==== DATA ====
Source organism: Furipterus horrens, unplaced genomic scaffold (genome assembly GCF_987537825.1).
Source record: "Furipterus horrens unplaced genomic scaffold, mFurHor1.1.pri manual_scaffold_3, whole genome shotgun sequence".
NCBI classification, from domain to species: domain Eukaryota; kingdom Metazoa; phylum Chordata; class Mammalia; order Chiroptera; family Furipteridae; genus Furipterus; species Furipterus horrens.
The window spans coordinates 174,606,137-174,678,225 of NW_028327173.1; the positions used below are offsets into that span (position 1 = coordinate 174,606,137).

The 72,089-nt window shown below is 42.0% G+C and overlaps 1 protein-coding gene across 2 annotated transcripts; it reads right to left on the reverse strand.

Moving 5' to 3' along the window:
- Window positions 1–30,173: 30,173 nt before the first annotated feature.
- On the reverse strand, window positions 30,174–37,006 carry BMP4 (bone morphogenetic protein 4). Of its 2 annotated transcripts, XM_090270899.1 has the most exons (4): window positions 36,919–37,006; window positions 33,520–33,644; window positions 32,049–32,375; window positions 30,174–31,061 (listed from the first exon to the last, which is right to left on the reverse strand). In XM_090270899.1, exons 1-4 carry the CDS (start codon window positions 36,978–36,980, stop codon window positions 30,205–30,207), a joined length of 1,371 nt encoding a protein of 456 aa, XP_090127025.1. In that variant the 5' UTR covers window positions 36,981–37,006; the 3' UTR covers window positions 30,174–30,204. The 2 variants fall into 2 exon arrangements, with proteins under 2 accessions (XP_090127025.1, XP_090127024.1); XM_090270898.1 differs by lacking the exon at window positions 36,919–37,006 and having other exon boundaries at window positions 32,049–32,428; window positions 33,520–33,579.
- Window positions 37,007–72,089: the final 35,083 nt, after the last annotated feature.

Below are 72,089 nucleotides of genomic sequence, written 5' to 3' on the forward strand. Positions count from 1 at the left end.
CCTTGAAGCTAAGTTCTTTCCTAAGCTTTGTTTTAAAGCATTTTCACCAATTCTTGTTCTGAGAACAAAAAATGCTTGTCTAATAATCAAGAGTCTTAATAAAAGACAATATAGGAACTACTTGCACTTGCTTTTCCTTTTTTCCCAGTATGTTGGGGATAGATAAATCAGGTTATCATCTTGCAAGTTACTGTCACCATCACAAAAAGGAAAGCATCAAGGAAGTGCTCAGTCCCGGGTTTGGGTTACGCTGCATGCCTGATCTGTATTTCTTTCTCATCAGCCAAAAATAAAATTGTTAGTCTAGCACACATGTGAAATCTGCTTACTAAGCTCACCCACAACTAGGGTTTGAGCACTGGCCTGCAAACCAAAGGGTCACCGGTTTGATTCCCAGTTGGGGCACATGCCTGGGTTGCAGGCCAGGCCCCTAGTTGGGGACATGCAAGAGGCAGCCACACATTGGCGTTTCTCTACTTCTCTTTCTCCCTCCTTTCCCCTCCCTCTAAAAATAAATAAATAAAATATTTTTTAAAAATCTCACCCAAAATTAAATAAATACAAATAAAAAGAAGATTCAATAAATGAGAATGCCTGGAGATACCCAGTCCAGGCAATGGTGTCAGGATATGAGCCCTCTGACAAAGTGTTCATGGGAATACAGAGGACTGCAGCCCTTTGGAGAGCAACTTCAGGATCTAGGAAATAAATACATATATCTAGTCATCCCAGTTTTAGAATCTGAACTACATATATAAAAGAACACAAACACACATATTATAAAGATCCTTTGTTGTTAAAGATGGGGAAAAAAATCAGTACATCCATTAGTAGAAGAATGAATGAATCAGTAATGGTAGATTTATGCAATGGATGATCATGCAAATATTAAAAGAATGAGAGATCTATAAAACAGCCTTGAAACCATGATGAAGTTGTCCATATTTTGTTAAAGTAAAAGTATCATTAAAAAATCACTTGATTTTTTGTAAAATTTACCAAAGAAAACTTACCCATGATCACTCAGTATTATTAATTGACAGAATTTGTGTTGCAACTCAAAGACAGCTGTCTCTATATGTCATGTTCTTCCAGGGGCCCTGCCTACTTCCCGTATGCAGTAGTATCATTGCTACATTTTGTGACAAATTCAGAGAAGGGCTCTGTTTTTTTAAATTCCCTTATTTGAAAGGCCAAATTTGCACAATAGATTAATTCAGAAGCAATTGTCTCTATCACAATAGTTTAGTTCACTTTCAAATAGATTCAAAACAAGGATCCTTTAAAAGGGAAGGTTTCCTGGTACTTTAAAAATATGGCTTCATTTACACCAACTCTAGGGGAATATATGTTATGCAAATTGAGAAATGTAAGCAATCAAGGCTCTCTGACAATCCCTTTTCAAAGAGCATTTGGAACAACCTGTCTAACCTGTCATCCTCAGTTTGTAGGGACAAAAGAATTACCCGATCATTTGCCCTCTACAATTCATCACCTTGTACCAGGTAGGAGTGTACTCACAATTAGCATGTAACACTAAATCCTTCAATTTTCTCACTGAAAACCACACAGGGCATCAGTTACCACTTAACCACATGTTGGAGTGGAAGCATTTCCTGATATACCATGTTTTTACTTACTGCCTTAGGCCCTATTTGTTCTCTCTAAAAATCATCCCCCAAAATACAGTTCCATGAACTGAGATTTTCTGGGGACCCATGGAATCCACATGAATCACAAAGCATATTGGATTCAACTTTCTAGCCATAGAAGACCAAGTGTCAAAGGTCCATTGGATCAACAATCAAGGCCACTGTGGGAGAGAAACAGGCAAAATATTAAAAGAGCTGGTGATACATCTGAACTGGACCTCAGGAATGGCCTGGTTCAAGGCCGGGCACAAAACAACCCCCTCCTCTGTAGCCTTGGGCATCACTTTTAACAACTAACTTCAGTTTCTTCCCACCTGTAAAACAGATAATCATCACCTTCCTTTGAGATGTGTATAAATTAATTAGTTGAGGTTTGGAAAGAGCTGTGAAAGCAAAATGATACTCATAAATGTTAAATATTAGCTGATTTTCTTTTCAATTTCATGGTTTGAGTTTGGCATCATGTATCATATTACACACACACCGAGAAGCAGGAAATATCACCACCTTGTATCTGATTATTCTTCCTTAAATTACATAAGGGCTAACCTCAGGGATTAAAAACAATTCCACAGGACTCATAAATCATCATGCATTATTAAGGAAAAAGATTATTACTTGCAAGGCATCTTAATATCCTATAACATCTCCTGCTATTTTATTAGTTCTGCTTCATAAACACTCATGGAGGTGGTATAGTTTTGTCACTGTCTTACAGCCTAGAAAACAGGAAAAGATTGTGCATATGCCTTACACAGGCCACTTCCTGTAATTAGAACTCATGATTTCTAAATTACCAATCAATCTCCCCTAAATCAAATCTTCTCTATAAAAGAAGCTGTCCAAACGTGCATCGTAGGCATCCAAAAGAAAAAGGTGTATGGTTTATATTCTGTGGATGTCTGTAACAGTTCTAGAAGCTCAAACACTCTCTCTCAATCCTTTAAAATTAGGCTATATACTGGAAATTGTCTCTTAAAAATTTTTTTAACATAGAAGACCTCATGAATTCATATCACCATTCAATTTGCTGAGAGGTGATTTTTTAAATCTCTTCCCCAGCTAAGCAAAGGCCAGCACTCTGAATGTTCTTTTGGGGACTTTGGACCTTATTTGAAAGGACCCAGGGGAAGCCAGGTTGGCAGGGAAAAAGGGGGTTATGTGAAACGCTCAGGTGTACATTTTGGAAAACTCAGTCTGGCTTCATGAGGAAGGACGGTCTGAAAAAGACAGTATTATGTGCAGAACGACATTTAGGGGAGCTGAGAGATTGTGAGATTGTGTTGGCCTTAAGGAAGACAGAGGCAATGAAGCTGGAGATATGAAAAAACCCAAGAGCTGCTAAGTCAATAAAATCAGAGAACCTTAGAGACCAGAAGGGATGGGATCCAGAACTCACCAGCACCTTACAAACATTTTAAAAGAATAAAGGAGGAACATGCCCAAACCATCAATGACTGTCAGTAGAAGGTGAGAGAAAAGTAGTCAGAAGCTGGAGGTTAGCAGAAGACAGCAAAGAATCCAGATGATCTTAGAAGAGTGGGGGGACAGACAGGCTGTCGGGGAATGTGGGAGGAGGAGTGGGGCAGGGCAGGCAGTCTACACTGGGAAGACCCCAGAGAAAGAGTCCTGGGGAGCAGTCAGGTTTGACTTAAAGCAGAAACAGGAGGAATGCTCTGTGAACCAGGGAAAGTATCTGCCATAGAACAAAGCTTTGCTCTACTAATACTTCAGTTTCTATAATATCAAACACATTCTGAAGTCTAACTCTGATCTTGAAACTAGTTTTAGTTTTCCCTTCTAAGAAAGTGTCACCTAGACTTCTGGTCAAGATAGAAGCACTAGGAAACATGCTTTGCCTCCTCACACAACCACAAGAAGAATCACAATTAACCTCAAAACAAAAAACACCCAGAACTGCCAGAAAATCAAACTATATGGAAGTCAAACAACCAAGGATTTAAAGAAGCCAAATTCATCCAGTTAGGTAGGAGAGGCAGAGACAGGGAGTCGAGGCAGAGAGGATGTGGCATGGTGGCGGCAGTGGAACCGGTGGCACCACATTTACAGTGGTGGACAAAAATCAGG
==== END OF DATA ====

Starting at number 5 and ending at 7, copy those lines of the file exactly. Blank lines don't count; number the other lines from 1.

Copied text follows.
The 72,089-nt window shown below is 42.0% G+C and overlaps 1 protein-coding gene across 2 annotated transcripts; it reads right to left on the reverse strand.

Moving 5' to 3' along the window:
- Window positions 1–30,173: 30,173 nt before the first annotated feature.